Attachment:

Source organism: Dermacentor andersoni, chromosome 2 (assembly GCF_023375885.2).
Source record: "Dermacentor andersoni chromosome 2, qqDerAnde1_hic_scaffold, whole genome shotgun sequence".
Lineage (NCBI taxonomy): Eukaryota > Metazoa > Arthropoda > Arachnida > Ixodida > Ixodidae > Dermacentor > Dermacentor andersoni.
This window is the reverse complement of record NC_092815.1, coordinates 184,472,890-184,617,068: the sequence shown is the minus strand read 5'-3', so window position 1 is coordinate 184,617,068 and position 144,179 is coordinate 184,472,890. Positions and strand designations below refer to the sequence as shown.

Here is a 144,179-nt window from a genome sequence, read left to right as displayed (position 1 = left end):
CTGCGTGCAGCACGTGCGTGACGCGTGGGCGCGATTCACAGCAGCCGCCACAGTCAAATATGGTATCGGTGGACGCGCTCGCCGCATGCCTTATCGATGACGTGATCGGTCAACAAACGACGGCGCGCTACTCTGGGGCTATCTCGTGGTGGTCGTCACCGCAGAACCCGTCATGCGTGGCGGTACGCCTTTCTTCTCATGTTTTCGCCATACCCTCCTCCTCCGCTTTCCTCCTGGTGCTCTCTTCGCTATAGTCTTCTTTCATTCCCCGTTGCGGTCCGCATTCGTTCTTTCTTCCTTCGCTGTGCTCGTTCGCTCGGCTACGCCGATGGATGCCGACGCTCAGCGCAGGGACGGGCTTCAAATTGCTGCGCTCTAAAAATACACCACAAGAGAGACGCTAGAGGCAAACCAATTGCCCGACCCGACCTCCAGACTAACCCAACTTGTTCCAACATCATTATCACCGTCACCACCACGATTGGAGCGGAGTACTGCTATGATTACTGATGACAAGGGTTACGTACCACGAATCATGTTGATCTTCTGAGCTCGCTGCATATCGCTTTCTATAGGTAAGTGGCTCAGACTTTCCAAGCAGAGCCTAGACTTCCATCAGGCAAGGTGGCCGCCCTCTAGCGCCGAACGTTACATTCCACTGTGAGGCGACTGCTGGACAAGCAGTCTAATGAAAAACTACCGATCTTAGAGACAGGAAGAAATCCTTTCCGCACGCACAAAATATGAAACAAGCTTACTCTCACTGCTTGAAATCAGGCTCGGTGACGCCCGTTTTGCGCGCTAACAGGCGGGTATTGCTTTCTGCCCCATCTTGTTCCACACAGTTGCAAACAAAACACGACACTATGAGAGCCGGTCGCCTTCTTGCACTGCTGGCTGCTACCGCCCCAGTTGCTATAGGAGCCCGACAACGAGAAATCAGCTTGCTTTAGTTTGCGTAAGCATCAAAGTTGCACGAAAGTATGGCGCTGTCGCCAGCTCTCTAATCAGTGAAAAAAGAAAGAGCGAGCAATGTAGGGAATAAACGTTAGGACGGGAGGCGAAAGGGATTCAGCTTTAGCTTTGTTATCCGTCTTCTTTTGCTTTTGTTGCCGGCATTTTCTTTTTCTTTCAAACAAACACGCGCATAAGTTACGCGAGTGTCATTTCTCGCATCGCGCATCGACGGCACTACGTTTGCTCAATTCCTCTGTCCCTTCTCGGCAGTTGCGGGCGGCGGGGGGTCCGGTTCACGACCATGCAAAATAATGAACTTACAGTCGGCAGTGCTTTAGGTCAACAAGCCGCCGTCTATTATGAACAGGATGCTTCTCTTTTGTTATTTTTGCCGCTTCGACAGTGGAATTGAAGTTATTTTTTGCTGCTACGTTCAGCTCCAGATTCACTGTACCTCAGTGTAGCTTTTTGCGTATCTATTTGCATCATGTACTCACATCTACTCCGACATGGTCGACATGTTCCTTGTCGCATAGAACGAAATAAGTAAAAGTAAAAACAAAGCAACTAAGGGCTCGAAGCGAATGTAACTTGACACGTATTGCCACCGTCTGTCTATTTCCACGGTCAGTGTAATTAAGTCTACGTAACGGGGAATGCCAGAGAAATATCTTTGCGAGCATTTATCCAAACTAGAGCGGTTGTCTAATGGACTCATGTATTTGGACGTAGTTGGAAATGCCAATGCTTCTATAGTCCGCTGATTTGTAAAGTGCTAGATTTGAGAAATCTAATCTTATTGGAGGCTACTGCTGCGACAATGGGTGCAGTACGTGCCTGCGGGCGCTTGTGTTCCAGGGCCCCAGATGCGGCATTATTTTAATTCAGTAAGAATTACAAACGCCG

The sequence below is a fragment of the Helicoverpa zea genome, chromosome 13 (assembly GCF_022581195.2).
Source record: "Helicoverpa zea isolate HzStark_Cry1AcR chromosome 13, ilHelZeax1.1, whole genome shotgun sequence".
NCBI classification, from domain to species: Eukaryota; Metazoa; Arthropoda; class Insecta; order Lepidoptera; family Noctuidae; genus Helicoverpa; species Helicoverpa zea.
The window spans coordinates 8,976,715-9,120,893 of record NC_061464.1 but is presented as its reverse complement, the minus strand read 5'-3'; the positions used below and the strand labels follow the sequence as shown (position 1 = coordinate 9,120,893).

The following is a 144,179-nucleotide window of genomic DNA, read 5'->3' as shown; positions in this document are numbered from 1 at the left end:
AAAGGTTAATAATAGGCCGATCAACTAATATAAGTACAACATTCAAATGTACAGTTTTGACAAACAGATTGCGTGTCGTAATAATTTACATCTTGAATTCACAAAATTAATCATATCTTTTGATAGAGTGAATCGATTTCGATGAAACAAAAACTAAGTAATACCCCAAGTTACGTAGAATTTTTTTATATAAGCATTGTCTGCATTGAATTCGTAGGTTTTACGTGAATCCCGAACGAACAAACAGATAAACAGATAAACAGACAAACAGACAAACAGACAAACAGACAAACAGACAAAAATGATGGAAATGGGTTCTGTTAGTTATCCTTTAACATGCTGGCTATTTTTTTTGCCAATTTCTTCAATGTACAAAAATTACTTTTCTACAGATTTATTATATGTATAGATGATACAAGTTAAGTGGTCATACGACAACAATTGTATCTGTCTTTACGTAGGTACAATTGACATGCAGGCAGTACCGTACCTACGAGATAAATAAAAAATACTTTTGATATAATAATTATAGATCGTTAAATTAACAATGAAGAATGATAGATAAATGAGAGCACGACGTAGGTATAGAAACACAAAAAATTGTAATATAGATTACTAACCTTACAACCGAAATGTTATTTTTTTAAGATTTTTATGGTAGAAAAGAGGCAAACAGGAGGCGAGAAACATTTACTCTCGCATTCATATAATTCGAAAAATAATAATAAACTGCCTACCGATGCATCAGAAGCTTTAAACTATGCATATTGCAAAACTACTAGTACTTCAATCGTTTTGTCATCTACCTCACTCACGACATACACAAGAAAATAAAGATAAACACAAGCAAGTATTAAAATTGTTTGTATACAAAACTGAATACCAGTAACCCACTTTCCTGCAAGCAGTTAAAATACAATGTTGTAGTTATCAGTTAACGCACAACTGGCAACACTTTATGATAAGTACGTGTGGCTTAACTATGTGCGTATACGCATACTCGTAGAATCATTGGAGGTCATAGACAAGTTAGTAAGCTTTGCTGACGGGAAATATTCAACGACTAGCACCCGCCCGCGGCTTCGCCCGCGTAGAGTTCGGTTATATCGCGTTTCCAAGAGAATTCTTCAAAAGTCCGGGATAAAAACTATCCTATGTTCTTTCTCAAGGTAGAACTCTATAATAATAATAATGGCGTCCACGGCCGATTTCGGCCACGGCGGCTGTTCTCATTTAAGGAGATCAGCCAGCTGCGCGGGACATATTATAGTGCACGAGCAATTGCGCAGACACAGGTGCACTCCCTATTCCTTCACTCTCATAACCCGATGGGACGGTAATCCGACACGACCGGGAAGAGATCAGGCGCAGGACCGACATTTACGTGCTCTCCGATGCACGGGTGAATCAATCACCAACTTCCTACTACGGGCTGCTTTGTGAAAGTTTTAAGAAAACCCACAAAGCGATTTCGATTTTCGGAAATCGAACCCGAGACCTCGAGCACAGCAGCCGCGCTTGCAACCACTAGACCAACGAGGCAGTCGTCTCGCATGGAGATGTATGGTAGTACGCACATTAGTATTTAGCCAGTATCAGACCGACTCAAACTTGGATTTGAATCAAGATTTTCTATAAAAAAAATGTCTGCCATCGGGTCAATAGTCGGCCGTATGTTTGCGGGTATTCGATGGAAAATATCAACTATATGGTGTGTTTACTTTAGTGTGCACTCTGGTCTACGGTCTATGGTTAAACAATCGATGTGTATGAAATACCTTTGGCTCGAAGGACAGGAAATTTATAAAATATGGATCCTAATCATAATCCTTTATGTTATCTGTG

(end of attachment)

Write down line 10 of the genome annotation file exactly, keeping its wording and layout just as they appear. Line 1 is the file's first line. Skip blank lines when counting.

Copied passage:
The window spans coordinates 8,976,715-9,120,893 of record NC_061464.1 but is presented as its reverse complement, the minus strand read 5'-3'; the positions used below and the strand labels follow the sequence as shown (position 1 = coordinate 9,120,893).